American Academy of Pediatricians' report says the earlier kids 'vape,' the more likely they're hooked
By Robert Preidt
MONDAY, Dec. 19, 2016 (HealthDay News) -- The earlier youngsters start using nicotine -- even in the form of e-cigarettes -- the harder it is for them to quit a habit that could last a lifetime.
So says a new report from the American Academy of Pediatrics (AAP), the leading organization representing pediatricians in the United States.
"Given the difficulty that adolescents have attempting to stop smoking and use of tobacco products, the need for prevention efforts to stop them from starting is extremely important," report author Dr. Lorena Siqueira said in an AAP news release.
The AAP's statement comes after a Dec. 8 report from the U.S. Surgeon General's office, which noted that e-cigarette use rose 900 percent among U.S. high school students between 2011 and 2015. By 2014, more high school kids were using e-cigarettes than traditional smoked cigarettes, the Surgeon General said.
Some people claim that e-cigarettes may be a healthier "bridge" to quitting tobacco cigarettes. But the AAP contends that this has never been proven, and research suggests the devices encourage, rather than discourage, tobacco use.
Nicotine addiction at a very young age may up the odds for smoking well into adulthood, the pediatricians' group says.
According to prior research, about two-thirds of children who smoke in 6th grade will become regular adult smokers, compared to 46 percent of those who start smoking in 11th grade.
According to the new report, 90 percent of tobacco-dependent adults started smoking before age 18.
For teens, even infrequent smoking greatly increases the risk of addiction. One study found that teens who smoked only monthly had a tenfold increased risk of tobacco addiction.
And quitting is just as tough, or tougher, for kids as it is for adults. The AAP notes that about 4 percent of youngsters who try to quit nicotine will succeed, compared to 5 percent of adults who try to quit. Children and teens also make more attempts to quit before succeeding, the report said.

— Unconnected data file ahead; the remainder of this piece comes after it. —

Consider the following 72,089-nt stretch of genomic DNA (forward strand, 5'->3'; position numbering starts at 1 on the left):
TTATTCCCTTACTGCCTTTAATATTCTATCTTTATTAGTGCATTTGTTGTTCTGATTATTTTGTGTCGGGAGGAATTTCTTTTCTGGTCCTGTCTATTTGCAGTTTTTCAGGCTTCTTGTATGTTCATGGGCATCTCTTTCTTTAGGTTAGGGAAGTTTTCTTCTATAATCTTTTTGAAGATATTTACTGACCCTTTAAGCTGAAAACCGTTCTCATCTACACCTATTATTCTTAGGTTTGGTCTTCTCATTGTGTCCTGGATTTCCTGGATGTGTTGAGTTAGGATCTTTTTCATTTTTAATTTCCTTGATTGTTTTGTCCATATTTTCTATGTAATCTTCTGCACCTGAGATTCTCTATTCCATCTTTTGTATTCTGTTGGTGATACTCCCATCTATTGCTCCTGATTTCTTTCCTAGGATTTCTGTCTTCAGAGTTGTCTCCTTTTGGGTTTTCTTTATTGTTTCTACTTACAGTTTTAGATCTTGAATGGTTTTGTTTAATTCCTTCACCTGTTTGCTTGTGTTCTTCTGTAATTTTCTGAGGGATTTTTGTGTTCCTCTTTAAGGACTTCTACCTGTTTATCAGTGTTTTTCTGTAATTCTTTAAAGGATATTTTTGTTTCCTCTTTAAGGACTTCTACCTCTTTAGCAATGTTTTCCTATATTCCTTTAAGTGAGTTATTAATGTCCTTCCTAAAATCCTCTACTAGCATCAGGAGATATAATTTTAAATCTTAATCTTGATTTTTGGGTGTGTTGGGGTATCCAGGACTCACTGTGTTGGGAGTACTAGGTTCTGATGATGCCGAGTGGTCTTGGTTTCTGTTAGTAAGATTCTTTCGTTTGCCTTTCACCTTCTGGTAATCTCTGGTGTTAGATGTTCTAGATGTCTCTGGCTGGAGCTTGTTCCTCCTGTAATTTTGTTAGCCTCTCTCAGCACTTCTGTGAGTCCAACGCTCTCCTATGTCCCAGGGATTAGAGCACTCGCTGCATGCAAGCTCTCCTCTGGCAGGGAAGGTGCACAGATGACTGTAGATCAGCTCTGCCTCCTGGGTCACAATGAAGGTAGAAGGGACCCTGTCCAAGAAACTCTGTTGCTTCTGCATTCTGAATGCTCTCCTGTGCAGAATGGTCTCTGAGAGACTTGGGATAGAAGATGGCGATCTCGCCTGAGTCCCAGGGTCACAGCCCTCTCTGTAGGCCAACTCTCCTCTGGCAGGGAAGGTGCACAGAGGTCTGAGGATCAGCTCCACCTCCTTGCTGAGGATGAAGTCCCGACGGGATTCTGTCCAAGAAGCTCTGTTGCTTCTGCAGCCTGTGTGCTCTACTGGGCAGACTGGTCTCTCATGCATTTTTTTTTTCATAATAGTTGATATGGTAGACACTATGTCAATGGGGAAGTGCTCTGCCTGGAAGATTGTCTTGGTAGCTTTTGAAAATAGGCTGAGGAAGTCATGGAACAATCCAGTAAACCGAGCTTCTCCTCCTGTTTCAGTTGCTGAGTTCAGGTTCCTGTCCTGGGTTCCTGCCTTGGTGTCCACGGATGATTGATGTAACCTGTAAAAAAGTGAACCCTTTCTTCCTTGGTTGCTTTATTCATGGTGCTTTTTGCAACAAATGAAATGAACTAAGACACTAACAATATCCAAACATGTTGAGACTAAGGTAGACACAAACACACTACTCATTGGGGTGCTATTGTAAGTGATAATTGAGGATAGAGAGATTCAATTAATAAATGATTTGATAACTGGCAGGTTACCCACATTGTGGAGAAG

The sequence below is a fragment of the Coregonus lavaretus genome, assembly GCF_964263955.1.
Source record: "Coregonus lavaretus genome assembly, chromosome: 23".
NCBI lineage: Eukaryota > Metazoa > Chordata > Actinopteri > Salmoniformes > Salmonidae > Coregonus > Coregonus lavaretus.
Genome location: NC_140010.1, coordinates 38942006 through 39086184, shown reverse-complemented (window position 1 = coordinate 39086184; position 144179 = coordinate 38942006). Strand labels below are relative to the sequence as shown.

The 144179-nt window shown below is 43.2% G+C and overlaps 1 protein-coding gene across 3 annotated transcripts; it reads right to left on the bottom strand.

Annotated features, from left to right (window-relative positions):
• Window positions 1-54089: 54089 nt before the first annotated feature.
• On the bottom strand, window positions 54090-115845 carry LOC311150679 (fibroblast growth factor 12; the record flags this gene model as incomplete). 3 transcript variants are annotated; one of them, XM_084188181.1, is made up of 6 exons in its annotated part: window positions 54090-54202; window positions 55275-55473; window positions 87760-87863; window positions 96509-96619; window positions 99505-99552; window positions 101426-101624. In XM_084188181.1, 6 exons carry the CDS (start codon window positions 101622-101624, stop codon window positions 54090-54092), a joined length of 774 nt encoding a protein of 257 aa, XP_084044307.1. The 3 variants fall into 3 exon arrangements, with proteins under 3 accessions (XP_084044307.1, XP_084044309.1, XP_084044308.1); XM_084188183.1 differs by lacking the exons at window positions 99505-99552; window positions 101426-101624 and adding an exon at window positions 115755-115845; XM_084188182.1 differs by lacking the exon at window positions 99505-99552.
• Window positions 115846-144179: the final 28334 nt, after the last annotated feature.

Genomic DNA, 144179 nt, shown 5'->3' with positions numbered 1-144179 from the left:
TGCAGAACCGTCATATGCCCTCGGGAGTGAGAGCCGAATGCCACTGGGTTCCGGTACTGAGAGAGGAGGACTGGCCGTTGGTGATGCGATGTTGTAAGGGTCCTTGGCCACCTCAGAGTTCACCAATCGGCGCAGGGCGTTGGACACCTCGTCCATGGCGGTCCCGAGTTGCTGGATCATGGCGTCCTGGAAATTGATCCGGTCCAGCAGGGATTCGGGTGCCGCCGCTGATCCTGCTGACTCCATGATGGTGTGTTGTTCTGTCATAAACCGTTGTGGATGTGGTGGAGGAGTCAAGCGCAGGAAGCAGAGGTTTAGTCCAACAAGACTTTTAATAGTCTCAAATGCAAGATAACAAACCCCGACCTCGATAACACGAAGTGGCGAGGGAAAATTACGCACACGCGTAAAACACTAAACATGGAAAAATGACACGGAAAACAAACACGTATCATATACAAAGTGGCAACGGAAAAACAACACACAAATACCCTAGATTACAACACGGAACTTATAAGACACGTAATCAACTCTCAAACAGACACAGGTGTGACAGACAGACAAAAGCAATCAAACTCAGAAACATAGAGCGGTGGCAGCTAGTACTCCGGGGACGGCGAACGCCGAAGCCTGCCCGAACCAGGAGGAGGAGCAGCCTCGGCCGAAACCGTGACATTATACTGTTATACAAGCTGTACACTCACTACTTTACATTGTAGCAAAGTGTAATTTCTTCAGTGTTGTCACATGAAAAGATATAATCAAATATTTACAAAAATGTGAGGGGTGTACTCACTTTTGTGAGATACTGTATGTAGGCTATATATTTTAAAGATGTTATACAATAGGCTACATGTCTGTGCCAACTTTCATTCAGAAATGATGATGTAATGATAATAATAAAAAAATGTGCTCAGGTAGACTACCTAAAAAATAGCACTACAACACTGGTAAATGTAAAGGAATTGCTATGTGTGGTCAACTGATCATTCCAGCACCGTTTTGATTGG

The rapidly developing brains of children and teens are particularly susceptible to nicotine addiction, the AAP added.
The report also said that nicotine is linked with many diseases such as certain cancers, kidney disease, inflammatory bowel disease, osteoporosis and obesity. The drug also harms sexual function and fertility in men and women, and affects the development of babies whose mothers smoke, the AAP said.
Two anti-smoking experts said the new report is both timely and true.
"Some adolescents may be using e-cigarettes in an effort to stop their tobacco use, without success," said Pat Folan. She directs the Center for Tobacco Control at Northwell Health in Great Neck, N.Y. "Using these products may result in adolescents failing to quit and continuing to smoke, thereby sabotaging their good intentions."
She believes that certain initiatives -- including raising the legal smoking/vaping age to 21 nationwide -- could help slash the rate at which kids experiment with nicotine-laden products.
Jerome Kogan is a psychologist who leads the smoking-cessation program at Lenox Hill Hospital in New York City. He said the new AAP report "provides an excellent overview of current science relevant to this important issue. Nicotine -- not just tobacco -- is addictive and harmful to the developing brain."
The report was published online Dec. 19 in the journal Pediatrics.
The U.S. National Institute on Drug Abuse has more about tobacco/nicotine.
SOURCES: Patricia Folan, R.N., director, Center for Tobacco Control, Northwell Health, Great Neck, N.Y.; Jerome Kogan, Psy.D, chief, psychological services, Lenox Hill Hospital, New York City; American Academy of Pediatrics, news release, Dec. 19, 2016
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